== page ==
In New Hampshire local school boards choose what standards to adopt, even though ultimately all schools are accountable to the same standardized test, based on the same standards. So last October, after a series of heated Manchester school board meetings, board members voted to create the Manchester Academic Standards. The idea was to take the Common Core – a set of yearly goalposts for K through 12 students – and make them even more rigorous.
Ever since then, a group of sixty-five Math and English teachers from various grade levels have been meeting monthly to make that happen.
“We’ve looked at standards from Alaska, we’ve looked at standards from Indiana, we’ve looked at standards from Massachusetts just to name a few,” says Lesley Fallu, before being interrupted by an announcement over the school’s PA system. Fallu teaches math at Central High School, and is one of four Manchester teachers who the district provided to talk about that work. “When we look at the standards that we feel we want to include, we’re not finding a great deal of difference in what we’re already doing.”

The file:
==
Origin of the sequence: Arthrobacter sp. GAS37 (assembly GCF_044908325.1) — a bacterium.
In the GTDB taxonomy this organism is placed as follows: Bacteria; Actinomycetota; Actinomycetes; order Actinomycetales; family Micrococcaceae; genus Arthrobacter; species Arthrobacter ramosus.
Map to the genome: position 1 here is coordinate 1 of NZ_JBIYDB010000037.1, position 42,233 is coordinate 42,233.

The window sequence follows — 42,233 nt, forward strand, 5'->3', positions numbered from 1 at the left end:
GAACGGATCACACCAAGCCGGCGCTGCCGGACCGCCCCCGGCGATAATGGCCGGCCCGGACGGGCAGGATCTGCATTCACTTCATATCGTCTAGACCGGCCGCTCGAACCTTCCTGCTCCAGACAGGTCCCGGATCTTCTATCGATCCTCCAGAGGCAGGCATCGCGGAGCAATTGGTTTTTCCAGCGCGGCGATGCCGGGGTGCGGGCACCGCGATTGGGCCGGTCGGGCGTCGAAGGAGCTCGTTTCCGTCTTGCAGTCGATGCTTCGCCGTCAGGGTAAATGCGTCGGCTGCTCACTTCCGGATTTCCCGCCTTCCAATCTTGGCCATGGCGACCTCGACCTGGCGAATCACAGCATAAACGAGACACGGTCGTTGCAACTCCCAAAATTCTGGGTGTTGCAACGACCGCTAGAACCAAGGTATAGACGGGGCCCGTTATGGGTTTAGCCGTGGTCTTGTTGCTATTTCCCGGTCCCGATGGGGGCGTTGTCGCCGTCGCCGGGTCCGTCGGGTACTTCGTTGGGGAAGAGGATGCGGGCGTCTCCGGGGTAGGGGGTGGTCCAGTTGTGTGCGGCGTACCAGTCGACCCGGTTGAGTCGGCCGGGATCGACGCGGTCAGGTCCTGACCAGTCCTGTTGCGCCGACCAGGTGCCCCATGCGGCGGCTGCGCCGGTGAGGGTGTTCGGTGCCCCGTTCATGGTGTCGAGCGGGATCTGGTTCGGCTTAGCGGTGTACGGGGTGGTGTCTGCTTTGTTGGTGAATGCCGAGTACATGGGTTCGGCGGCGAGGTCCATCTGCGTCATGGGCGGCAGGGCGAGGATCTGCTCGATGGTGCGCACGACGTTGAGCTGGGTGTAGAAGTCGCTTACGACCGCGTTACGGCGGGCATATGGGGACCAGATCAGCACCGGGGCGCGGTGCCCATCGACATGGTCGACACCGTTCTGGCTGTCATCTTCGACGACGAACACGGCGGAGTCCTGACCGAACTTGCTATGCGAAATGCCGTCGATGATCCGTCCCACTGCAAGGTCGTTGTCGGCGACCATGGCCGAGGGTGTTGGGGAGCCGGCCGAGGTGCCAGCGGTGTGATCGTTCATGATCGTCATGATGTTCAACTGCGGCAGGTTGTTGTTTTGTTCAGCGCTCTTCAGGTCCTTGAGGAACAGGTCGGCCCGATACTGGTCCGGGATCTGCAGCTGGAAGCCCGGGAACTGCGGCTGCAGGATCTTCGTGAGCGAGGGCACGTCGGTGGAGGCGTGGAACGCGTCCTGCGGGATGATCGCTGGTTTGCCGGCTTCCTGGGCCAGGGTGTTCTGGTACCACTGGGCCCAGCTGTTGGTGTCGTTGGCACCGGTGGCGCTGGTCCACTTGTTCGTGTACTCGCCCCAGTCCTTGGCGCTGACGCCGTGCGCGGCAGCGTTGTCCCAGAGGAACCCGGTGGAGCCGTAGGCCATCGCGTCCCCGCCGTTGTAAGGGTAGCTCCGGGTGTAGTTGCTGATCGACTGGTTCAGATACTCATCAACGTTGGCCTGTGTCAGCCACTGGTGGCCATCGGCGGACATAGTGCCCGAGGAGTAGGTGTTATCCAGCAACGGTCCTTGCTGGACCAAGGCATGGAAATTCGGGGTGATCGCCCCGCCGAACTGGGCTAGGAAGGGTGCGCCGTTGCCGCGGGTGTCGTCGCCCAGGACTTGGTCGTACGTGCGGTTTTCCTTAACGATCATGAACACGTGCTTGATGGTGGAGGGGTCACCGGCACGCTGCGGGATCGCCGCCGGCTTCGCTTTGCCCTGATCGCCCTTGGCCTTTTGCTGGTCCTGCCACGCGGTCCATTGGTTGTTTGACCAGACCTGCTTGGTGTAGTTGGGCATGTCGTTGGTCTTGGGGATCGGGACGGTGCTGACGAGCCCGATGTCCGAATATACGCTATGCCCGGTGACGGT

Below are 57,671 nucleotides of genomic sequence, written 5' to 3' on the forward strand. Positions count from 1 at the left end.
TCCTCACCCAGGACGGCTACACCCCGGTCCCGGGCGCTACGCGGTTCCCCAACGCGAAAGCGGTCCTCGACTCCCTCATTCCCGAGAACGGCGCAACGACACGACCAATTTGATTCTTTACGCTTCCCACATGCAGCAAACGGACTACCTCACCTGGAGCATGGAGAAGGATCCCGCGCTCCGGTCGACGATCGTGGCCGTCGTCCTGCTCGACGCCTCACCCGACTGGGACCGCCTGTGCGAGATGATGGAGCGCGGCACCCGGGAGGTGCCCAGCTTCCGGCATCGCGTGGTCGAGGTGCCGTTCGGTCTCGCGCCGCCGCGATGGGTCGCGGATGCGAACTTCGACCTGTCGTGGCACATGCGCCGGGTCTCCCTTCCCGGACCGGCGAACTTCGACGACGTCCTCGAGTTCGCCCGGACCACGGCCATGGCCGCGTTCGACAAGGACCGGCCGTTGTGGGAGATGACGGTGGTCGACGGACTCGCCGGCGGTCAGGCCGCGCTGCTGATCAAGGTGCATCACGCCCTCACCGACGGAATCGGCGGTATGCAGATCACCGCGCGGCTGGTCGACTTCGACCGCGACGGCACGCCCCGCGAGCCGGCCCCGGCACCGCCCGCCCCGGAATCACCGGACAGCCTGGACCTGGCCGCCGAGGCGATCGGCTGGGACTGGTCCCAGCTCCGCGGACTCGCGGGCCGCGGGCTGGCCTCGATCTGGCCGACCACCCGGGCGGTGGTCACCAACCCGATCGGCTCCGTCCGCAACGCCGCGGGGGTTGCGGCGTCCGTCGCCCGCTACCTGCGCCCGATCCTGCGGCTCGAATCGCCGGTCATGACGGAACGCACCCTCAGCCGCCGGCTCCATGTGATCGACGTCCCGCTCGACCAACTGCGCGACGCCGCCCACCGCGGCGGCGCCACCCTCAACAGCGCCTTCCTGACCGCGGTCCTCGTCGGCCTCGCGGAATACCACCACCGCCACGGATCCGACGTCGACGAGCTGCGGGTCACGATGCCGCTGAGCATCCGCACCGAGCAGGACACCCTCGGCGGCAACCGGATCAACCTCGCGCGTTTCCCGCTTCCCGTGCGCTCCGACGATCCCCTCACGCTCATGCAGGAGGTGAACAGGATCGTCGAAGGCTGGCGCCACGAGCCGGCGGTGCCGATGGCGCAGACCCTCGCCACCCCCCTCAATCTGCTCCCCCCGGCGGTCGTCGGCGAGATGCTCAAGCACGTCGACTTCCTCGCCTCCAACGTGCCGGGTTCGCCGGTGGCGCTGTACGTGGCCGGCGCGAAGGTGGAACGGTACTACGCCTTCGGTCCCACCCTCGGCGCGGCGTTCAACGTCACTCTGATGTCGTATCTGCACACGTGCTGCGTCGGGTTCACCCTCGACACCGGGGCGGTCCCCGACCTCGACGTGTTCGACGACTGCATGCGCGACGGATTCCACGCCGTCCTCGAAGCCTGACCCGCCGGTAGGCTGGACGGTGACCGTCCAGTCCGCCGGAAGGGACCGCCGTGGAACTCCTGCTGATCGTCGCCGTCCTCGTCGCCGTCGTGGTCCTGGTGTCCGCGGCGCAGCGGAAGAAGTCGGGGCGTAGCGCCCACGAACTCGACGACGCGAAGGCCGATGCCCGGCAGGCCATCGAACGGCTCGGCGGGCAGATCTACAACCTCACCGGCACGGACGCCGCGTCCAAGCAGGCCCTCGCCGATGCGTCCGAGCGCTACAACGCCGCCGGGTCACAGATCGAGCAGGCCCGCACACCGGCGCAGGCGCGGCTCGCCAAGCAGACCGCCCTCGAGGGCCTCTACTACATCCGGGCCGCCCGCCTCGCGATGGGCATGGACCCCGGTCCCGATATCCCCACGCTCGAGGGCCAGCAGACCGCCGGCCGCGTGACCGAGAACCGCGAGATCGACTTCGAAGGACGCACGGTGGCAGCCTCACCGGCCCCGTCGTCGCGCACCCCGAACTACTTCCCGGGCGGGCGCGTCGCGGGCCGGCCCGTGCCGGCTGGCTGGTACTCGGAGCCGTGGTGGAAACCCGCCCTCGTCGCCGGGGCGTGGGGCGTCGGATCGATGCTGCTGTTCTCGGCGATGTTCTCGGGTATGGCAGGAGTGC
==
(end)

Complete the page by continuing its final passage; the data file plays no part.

This was a basic theme from these teachers: yes, they are changing things, but in general, there’s not that much that needs changing.
“They’re just organized a different way,” says Gina Bell, a middle school math teacher, who notes the Common Core didn’t start from scratch, but was built on what its creators considered best practices, “maybe less language, maybe certain topics are within different grade levels, but this is not magic.”
go here to listen and read the full report:Few Changes Thus Far In Manchester Common Core Rewrite, Critics and Proponents Unmoved | New Hampshire Public Radio.